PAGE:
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  2. History of Toyota
  3. History of Toyota Toyota Motor Corporation is a Japanese multinational automotive manufacturer headquartered in Toyota City, Aichi, Japan. The company was founded by Kiichiro Toyoda in 1937, as a spin-off from his father’s company Toyota Industries to create automobiles. Three years earlier, in 1934, while still a department of Toyota Industries, it created its first product, the Type A engine, and its first passenger car in 1936, the Toyota AA.
  4. History of Toyota The vehicles were originally sold under the Toyoda name, but the division soon changed its name to “Toyota” because it took eight brush strokes to write (a lucky number in Japanese culture) and was visually simpler. The new name was trademarked in 1936.
  5. History of Toyota In the 1960s, Toyota took advantage of a rapidly growing Japanese economy to sell cars to a growing middle class, leading to the development of the Toyota Corolla, which would go on to become the world's all-time best- selling automobile. Toyota Motor Corporation produces vehicles under five brands, including the Toyota brand, Hino, Lexus, Ranz, and Daihatsu.
  6. History of Toyota In 2017, Toyota's corporate structure consisted of 364,445 employees worldwide and, as of September 2018, was the sixth- largest company in the world by revenue. Toyota was the world's first automobile manufacturer to produce more than 10 million vehicles per year which it has done since 2012 when it also reported the production of its 200 millionth vehicle.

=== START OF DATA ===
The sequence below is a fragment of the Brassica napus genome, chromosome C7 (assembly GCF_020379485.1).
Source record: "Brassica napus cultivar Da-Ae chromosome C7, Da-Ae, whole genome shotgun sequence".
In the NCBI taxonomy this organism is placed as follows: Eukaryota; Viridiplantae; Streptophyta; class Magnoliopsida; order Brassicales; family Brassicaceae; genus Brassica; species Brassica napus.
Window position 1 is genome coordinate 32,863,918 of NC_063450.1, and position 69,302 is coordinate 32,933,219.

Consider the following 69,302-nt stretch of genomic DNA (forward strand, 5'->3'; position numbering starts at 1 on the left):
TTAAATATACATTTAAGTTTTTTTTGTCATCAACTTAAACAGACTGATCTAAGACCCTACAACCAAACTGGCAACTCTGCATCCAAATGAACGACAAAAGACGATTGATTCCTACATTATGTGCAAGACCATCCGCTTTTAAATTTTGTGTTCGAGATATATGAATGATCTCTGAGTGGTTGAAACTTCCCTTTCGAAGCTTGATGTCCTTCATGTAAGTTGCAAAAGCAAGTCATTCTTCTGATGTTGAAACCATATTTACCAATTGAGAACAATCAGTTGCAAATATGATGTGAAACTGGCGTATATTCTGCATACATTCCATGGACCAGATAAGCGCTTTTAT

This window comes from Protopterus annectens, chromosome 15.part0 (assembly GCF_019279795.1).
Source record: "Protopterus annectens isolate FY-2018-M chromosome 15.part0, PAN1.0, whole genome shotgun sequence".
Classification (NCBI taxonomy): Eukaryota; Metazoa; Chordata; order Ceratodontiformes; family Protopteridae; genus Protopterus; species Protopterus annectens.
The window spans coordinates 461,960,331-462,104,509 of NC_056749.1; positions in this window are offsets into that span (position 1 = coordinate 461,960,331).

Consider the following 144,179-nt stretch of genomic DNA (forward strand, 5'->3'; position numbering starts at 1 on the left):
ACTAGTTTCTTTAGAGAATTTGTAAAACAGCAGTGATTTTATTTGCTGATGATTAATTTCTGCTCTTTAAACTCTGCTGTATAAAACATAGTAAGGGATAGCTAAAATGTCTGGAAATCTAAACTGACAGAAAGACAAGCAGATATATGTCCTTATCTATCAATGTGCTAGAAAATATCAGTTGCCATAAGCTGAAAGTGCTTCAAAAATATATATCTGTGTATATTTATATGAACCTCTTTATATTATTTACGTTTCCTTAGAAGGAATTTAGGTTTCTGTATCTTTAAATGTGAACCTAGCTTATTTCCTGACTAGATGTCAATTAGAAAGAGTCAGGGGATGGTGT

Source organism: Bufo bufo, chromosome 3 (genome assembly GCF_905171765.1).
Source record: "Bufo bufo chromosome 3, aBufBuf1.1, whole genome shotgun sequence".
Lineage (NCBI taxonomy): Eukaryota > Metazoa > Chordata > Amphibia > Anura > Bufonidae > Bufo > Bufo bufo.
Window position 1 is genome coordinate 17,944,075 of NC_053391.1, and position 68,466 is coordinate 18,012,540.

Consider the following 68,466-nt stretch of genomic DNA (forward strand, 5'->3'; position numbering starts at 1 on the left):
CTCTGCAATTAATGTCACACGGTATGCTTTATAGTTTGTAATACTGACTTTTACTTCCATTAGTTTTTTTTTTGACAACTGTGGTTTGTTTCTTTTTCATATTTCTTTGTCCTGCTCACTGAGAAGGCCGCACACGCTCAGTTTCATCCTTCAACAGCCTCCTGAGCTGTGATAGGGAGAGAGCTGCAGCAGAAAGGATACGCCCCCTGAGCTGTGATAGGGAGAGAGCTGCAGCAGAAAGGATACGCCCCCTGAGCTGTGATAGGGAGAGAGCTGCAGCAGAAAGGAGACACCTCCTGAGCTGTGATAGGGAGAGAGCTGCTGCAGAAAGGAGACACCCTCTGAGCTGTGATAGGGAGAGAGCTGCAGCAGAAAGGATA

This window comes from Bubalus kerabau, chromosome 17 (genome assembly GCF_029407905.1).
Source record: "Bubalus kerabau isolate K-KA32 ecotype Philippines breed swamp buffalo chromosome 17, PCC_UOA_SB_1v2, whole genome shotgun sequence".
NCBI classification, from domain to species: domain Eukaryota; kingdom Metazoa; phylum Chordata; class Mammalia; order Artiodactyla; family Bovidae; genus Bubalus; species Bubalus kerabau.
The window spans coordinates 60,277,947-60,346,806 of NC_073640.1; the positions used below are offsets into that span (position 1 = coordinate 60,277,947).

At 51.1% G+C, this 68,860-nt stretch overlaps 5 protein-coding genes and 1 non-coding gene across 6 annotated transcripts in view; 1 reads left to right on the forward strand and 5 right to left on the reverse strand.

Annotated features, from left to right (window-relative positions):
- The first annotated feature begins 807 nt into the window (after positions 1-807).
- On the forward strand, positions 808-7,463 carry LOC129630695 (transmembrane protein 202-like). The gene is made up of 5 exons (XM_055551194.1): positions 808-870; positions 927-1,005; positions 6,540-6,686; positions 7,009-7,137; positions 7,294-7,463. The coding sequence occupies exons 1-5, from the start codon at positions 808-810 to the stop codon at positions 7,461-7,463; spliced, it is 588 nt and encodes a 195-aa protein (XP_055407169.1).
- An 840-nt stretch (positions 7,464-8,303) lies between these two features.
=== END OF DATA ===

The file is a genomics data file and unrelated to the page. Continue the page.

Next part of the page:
7. History of Toyota Toyota is also a market leader in hydrogen fuel-cell vehicles. Cumulative global sales of Toyota and Lexus hybrid passenger car models achieved the 10 million milestones in January 2017. Its Prius family is the world's top- selling hybrid nameplate with over 6 million units sold worldwide as of January 2017.
  8. Kiichiro Toyoda
  9. Kiichiro Toyoda Kiichiro Toyoda spearheaded the creation of the first Toyota automobile and the founding of Toyota Motor Corporation in 1937. He was the son of Sakichi Toyoda, a noted inventor and founder of Toyoda Automatic Loom Works in 1926. Kiichiro attended the University of Tokyo, where he studied engineering. After graduation, Kiichiro began working in the family business and later traveled to England and the United States to further his education in manufacturing.
  10. Kiichiro Toyoda After returning to Japan, Kiichiro made improvements to many of the company’s looms and implemented techniques for eliminating waste in manufacturing, creating what became the Just-in-Time method. However, after his first trip to the west in 1921, Kiichiro had become increasingly interested in automobiles. In 1933, Kiichiro convinced Risaburo, his brother-in-law and president of the family company, to fund an automotive development program and purchased a new Chevrolet to use as a benchmark. He then enlisted some of Japan’s best engineers to disassemble and reassemble the car to learn how the modern manufacturers were building their vehicles.
  11. Kiichiro Toyoda In 1934, Kiichiro and his team unveiled an experimental gasoline engine to Toyoda stockholders and persuaded them to fund a separate automotive division. The next year, Kiichiro and his team produced a prototype automobile called “Model A1” passenger car. “Model A1” borrowed numerous ideas from established automakers; the engine was based on a Chevrolet design, the chassis was copied from Ford, and the styling was derived from a Chrysler Airflow.
  12. Evolution of Toyota Cars
  13. The Model AA Saloon (1936)
  14. Toyota Land Cruiser (1955)
  15. Toyota Corona (1957)
  16. Toyota Corolla (1966)
  17. Toyota Hilux (1968)
  18. Toyota Supra (1978)
  19. Toyota Rav4 (1994)
  20. Toyota Prius (1997)
  21. Swot Analysis of Toyota
  22. Swot Analysis of Toyota
  23. 4P’s of Toyota
  24. Product Strategy Toyota has a wide range of vehicles designed to meet mass mobility needs. Each product has its segment and its specific group of customers. Following are the product line of Toyota automobiles.  Toyota automobiles (includes sedans, Minivans, SUV, Commercial Vehicles, Special-Product Vehicles, Evs)  Lexus automobiles (Luxury segment of cars and SUVs)  Welcab series of automobiles (for people with disabilities)  Car Engines, spare parts, and accessories